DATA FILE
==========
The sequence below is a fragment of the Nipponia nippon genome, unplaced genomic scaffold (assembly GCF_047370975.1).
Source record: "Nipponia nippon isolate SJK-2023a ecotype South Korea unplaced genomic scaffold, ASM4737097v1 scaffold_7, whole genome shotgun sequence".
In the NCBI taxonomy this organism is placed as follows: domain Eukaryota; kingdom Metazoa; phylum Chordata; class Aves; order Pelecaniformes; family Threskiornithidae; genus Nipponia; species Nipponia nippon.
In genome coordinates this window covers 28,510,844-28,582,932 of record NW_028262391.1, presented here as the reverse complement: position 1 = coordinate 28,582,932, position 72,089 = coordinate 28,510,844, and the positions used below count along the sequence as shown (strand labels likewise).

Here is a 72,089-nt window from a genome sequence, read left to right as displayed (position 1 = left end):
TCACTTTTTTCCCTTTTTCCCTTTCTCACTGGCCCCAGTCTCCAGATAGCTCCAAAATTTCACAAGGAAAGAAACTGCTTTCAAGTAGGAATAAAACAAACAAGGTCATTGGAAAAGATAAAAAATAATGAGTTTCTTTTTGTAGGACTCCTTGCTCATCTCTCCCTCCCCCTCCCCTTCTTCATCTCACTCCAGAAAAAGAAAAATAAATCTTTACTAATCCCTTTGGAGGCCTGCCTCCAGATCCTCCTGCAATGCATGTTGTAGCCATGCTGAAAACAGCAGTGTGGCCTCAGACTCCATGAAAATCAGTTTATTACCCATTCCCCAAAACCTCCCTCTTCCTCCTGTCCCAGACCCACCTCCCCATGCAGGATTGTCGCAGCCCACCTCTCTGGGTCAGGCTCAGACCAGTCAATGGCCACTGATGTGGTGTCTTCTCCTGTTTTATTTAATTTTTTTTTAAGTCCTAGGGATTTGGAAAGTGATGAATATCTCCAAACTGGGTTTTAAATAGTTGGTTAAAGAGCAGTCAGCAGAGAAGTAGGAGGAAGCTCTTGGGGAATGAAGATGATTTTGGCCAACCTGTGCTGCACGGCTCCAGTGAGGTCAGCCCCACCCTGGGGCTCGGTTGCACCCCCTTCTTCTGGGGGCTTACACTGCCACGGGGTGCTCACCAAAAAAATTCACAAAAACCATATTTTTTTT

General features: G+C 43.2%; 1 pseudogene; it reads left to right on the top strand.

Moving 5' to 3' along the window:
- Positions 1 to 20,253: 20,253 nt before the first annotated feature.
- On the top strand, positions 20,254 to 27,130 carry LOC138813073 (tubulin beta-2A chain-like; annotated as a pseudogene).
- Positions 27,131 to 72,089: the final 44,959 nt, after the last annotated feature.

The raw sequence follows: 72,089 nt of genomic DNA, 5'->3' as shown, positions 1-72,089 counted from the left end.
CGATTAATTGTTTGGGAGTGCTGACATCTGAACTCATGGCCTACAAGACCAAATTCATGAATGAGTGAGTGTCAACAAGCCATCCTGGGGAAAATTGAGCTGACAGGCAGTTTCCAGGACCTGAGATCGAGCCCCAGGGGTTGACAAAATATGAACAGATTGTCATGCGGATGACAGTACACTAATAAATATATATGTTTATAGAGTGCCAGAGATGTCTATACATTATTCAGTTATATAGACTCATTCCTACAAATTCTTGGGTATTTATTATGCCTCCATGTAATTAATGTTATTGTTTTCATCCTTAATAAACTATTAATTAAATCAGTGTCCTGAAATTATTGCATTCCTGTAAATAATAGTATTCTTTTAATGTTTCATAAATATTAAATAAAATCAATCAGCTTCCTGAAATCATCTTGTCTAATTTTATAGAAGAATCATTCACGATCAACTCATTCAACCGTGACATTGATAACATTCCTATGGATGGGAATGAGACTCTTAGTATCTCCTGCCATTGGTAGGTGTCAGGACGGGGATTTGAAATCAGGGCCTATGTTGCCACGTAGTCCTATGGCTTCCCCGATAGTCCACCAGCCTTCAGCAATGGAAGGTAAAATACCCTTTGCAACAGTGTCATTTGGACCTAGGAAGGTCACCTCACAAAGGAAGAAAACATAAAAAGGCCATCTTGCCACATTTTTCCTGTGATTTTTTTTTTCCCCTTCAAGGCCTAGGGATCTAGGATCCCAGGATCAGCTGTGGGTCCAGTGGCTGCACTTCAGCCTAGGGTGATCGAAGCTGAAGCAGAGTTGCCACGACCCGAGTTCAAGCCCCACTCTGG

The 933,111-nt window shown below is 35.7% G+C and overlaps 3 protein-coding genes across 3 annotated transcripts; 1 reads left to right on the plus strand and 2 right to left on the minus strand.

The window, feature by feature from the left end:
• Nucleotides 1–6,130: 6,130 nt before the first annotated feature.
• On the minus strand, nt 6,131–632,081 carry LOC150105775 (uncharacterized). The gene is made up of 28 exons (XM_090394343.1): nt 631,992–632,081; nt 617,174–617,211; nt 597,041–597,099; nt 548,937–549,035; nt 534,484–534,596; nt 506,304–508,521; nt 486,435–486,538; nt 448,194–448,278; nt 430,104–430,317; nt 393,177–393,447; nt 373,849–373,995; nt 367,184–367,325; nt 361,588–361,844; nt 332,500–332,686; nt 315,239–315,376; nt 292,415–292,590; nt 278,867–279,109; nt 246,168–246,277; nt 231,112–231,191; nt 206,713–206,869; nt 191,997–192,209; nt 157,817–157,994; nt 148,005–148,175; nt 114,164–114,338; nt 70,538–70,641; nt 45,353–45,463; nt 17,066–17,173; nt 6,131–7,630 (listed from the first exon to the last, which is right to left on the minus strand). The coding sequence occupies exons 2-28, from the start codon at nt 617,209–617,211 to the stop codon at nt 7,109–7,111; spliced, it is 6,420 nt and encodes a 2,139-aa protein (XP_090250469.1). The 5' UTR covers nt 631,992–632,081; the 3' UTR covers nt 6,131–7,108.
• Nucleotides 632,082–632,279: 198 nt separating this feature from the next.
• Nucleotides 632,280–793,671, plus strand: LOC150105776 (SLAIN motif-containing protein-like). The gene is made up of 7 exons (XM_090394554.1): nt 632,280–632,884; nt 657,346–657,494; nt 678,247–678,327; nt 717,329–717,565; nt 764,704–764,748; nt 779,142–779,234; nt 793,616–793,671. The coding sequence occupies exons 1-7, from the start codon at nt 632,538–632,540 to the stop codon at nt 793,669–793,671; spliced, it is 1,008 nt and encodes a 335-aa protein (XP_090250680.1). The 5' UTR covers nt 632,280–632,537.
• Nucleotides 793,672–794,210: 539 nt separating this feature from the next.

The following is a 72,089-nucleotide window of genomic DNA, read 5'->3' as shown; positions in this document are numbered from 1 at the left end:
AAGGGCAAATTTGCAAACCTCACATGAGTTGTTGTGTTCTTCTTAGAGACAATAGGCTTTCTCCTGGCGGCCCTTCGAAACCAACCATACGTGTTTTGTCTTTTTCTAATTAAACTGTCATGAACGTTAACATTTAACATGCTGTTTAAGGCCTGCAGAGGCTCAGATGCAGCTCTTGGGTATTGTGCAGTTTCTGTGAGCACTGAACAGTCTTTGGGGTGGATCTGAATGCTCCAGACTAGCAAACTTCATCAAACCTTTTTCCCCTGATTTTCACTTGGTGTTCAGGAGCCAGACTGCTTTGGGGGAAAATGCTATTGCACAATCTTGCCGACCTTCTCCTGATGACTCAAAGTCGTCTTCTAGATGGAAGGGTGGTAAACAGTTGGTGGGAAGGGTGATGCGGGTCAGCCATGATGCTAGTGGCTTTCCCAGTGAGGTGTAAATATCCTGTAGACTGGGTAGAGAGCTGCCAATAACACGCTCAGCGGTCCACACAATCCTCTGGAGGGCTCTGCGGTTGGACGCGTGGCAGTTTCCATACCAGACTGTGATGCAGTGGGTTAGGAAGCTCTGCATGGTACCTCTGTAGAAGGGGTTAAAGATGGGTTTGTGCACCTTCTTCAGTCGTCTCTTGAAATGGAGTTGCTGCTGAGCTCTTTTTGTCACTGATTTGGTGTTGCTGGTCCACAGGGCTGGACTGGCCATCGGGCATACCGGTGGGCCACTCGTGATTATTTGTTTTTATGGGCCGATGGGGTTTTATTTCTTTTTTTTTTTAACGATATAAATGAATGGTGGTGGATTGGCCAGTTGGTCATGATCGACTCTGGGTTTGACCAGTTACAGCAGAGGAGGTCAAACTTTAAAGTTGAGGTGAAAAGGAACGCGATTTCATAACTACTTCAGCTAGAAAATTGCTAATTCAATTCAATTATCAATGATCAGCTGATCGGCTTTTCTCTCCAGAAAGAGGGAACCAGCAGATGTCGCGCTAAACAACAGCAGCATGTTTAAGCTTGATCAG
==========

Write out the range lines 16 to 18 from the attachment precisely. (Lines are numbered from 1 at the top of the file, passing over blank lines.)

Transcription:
• Nucleotides 1–6,130: 6,130 nt before the first annotated feature.
• On the minus strand, nt 6,131–632,081 carry LOC150105775 (uncharacterized). The gene is made up of 28 exons (XM_090394343.1): nt 631,992–632,081; nt 617,174–617,211; nt 597,041–597,099; nt 548,937–549,035; nt 534,484–534,596; nt 506,304–508,521; nt 486,435–486,538; nt 448,194–448,278; nt 430,104–430,317; nt 393,177–393,447; nt 373,849–373,995; nt 367,184–367,325; nt 361,588–361,844; nt 332,500–332,686; nt 315,239–315,376; nt 292,415–292,590; nt 278,867–279,109; nt 246,168–246,277; nt 231,112–231,191; nt 206,713–206,869; nt 191,997–192,209; nt 157,817–157,994; nt 148,005–148,175; nt 114,164–114,338; nt 70,538–70,641; nt 45,353–45,463; nt 17,066–17,173; nt 6,131–7,630 (listed from the first exon to the last, which is right to left on the minus strand). The coding sequence occupies exons 2-28, from the start codon at nt 617,209–617,211 to the stop codon at nt 7,109–7,111; spliced, it is 6,420 nt and encodes a 2,139-aa protein (XP_090250469.1). The 5' UTR covers nt 631,992–632,081; the 3' UTR covers nt 6,131–7,108.
• Nucleotides 632,082–632,279: 198 nt separating this feature from the next.